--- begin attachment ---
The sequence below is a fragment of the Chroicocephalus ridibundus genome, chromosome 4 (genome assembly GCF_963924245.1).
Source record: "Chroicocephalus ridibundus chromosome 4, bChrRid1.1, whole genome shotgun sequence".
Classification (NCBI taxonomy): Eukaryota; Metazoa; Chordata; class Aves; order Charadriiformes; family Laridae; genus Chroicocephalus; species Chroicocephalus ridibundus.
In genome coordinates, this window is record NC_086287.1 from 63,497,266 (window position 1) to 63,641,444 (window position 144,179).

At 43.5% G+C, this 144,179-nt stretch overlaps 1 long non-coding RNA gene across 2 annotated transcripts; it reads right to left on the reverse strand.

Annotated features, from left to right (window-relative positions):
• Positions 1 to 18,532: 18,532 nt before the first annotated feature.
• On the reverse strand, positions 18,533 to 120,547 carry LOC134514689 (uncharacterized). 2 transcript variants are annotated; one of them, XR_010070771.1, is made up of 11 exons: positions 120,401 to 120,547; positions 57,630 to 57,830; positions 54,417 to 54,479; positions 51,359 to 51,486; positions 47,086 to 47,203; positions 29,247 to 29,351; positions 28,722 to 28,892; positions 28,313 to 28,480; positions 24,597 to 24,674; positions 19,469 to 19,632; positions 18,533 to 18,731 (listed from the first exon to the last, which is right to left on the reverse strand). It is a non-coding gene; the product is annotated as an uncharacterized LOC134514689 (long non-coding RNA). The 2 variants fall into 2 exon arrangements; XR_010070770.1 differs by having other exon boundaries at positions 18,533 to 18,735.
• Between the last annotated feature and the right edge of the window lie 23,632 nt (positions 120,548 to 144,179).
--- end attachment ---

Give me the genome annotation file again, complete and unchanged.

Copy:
The sequence below is a fragment of the Chroicocephalus ridibundus genome, chromosome 4 (genome assembly GCF_963924245.1).
Source record: "Chroicocephalus ridibundus chromosome 4, bChrRid1.1, whole genome shotgun sequence".
Classification (NCBI taxonomy): Eukaryota; Metazoa; Chordata; class Aves; order Charadriiformes; family Laridae; genus Chroicocephalus; species Chroicocephalus ridibundus.
In genome coordinates, this window is record NC_086287.1 from 63,497,266 (window position 1) to 63,641,444 (window position 144,179).

At 43.5% G+C, this 144,179-nt stretch overlaps 1 long non-coding RNA gene across 2 annotated transcripts; it reads right to left on the reverse strand.

Annotated features, from left to right (window-relative positions):
• Positions 1 to 18,532: 18,532 nt before the first annotated feature.
• On the reverse strand, positions 18,533 to 120,547 carry LOC134514689 (uncharacterized). 2 transcript variants are annotated; one of them, XR_010070771.1, is made up of 11 exons: positions 120,401 to 120,547; positions 57,630 to 57,830; positions 54,417 to 54,479; positions 51,359 to 51,486; positions 47,086 to 47,203; positions 29,247 to 29,351; positions 28,722 to 28,892; positions 28,313 to 28,480; positions 24,597 to 24,674; positions 19,469 to 19,632; positions 18,533 to 18,731 (listed from the first exon to the last, which is right to left on the reverse strand). It is a non-coding gene; the product is annotated as an uncharacterized LOC134514689 (long non-coding RNA). The 2 variants fall into 2 exon arrangements; XR_010070770.1 differs by having other exon boundaries at positions 18,533 to 18,735.
• Between the last annotated feature and the right edge of the window lie 23,632 nt (positions 120,548 to 144,179).